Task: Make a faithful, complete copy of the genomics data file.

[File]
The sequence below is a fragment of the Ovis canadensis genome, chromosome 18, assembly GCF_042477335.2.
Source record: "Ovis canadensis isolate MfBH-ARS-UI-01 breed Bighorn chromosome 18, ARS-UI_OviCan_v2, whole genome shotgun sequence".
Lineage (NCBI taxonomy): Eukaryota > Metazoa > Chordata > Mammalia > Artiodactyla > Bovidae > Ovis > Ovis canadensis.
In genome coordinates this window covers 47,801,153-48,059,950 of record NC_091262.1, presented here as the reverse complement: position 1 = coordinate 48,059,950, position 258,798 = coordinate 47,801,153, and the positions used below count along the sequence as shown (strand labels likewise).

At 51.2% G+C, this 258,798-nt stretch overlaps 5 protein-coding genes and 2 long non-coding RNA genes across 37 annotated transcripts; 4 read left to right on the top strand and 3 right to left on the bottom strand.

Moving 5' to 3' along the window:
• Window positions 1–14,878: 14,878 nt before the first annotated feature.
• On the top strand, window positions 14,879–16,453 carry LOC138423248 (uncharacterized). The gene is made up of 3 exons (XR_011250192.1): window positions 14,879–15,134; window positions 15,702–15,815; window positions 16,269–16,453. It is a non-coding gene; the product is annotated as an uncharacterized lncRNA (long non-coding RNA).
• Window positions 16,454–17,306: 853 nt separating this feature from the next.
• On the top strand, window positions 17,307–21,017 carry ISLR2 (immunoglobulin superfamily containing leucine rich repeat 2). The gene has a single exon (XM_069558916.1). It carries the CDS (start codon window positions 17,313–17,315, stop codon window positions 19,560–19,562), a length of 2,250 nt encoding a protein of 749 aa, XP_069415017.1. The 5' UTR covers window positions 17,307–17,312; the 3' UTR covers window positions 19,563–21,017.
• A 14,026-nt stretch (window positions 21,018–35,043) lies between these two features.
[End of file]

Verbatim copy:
The sequence below is a fragment of the Ovis canadensis genome, chromosome 18, assembly GCF_042477335.2.
Source record: "Ovis canadensis isolate MfBH-ARS-UI-01 breed Bighorn chromosome 18, ARS-UI_OviCan_v2, whole genome shotgun sequence".
Lineage (NCBI taxonomy): Eukaryota > Metazoa > Chordata > Mammalia > Artiodactyla > Bovidae > Ovis > Ovis canadensis.
In genome coordinates this window covers 47,801,153-48,059,950 of record NC_091262.1, presented here as the reverse complement: position 1 = coordinate 48,059,950, position 258,798 = coordinate 47,801,153, and the positions used below count along the sequence as shown (strand labels likewise).

At 51.2% G+C, this 258,798-nt stretch overlaps 5 protein-coding genes and 2 long non-coding RNA genes across 37 annotated transcripts; 4 read left to right on the top strand and 3 right to left on the bottom strand.

Moving 5' to 3' along the window:
• Window positions 1–14,878: 14,878 nt before the first annotated feature.
• On the top strand, window positions 14,879–16,453 carry LOC138423248 (uncharacterized). The gene is made up of 3 exons (XR_011250192.1): window positions 14,879–15,134; window positions 15,702–15,815; window positions 16,269–16,453. It is a non-coding gene; the product is annotated as an uncharacterized lncRNA (long non-coding RNA).
• Window positions 16,454–17,306: 853 nt separating this feature from the next.
• On the top strand, window positions 17,307–21,017 carry ISLR2 (immunoglobulin superfamily containing leucine rich repeat 2). The gene has a single exon (XM_069558916.1). It carries the CDS (start codon window positions 17,313–17,315, stop codon window positions 19,560–19,562), a length of 2,250 nt encoding a protein of 749 aa, XP_069415017.1. The 5' UTR covers window positions 17,307–17,312; the 3' UTR covers window positions 19,563–21,017.
• A 14,026-nt stretch (window positions 21,018–35,043) lies between these two features.